NOV 13, 2010
Guy Horton: Impossible Architecture: A Review of the Los Angeles Museum of the Holocaust (Huffington Post)
Guy Horton: Impossible Architecture: A Review of the Los Angeles Museum of the Holocaust
While it should have been impossible for something like the Holocaust to take place, it did. Now that we have this history we must deal with it as best we can. Events such as this simply overpower the present. For this reason, perhaps, there exist physical places to anchor those memories, so they can be put somewhere.
So how do you spatialize memory in a meaningful way that also animates and informs the surrounding metropolis? As an architect, how do you materialize the horror, the madness, and the dehumanization? You can’t simply re-create a concentration camp. As Christopher Hawthorne, architecture critic for the Los Angeles Times so aptly put it, “The architect’s nearly impossible job is to mark murder on a mass scale.” So what does a museum devoted to the memory of murder look like? Descending down into Hagy Belzberg’s new Los Angeles Museum of the Holocaust may provide some clues.
Rather than embodying violence and confinement as Daniel Libeskind’s Jewish Museum in Berlin, Mr. Belzberg chose to emphasize the hope of release. While Libeskind took inspiration in part from intellectual sources like Arnold Schoenberg’s unfinished opera, Moses und Aron, and Walter Benjamin’s One Way Street. Mr. Belzberg drew from the everyday experiences of Pan Pacific Park, where the museum is sited off to one edge. The normalcy of the park is where the journey through this “green”, LEED Gold museum begins and ends.
As Mr. Belzberg's brief for the project describes, the dichotomous relationship between the building's content and the peaceful landscape mimics the proximity "German forest revelers enjoying public parks were to sites of horrific and inhumane acts being carried out in the 1930's and 40's." This is one reason Pan Pacific Park is such a surprising yet appropriate location for the museum.
The form of the building was designed to interplay with the park setting and modulate the experience of the outside from within. Wedged into the earth like a berm, it seems to have been carved out rather than built in. Moreover, its placement allows the life of the park to carry on.
In keeping with this, the building's green roof, designed by Karla Dakin and Lisa Benjamin, seems to flow from the park's grounds. It's responsible, low-water mix of plants includes Blue Grama and Esparto Grass, Pine Muhly, Red Carpet Stonecrop, and Star of Bethlehem, a type of Hyacinth. When these reach their projected height of thirty-six inches, the building will become even more integrated with the landscape.
The curved shapes of the building's structure immediately bring to mind Zaha Hadid's aesthetic. But here such futuristic-looking contours make sense because they embody the continuation of the park's layered geology. These computer-generated forms were physically achieved by employing shotcrete, a form of concrete that is pneumatically projected into shaped reinforcement--a method commonly used to make swimming pools.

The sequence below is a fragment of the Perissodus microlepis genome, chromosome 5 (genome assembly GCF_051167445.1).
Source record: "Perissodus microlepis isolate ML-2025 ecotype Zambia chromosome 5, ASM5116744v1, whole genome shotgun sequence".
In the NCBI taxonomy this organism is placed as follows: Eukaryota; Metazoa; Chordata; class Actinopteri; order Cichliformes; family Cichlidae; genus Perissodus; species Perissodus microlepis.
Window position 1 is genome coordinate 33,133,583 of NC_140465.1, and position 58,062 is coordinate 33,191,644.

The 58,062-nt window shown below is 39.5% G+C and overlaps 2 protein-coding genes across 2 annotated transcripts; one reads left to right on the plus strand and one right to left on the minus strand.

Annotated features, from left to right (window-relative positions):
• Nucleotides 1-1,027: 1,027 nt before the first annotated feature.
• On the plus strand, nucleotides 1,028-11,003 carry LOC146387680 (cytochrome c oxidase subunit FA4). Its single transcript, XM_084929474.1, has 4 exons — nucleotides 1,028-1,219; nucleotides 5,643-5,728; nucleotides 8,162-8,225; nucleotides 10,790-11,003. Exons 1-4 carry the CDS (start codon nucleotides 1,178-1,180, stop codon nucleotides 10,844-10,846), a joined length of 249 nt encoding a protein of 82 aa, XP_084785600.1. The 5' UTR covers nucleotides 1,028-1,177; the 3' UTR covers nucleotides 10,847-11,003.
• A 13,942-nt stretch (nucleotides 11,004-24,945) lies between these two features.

The museum's design also derives from Mr. Belzberg's desire to transition patrons from the light, airy normalcy of the park down into a sequential experience that becomes ever darker and which follows the progression of genocide. As Mr. Belzberg explained to me, wherever you are in the interior there is a glimmer of hope for exodus. You never lose sight of the sun even as you progress into darker and darker areas. Patrons depart their daily world as they descend down the long ramp to the mostly underground structure. Like the Holocaust itself, the building thus represents the interruption of everyday experience.
As one walks down into this porous "cave", the green roof gradually recedes and gives way to the entry lobby. Unlike the experience of Holocaust victims, though, we in the present immediately know how this journey is going to end. The exit is just in front of you, looking out at the original Holocaust Memorial that the building frames and accents.
The subtle passage through light becomes somewhat abstracted by all the displays and technology on the interior. There are fluidly interactive touch-screen monitors throughout. The first one encountered is a giant table, designed for community engagement. Further inside, individual touch-screens make the experience more personal. People become divided as prisoners were in the camps.
While the displays are necessary to communicate content, their obvious presence at times obscures the building's gentle orchestration of light, space, and its connection to the outside. One wonders if the architecture would not be more powerful without all of this. Here, then, is the difficulty of reconciling such content with architecture. Sometimes less is more, but with the Holocaust there is just so much to show that such austere minimalism would be inappropriate. After all, the point of the building is to bring the horror that took place out into the everyday world. When I asked one Holocaust survivor what he thought of the architecture, he just smiled and said he was glad this place was here.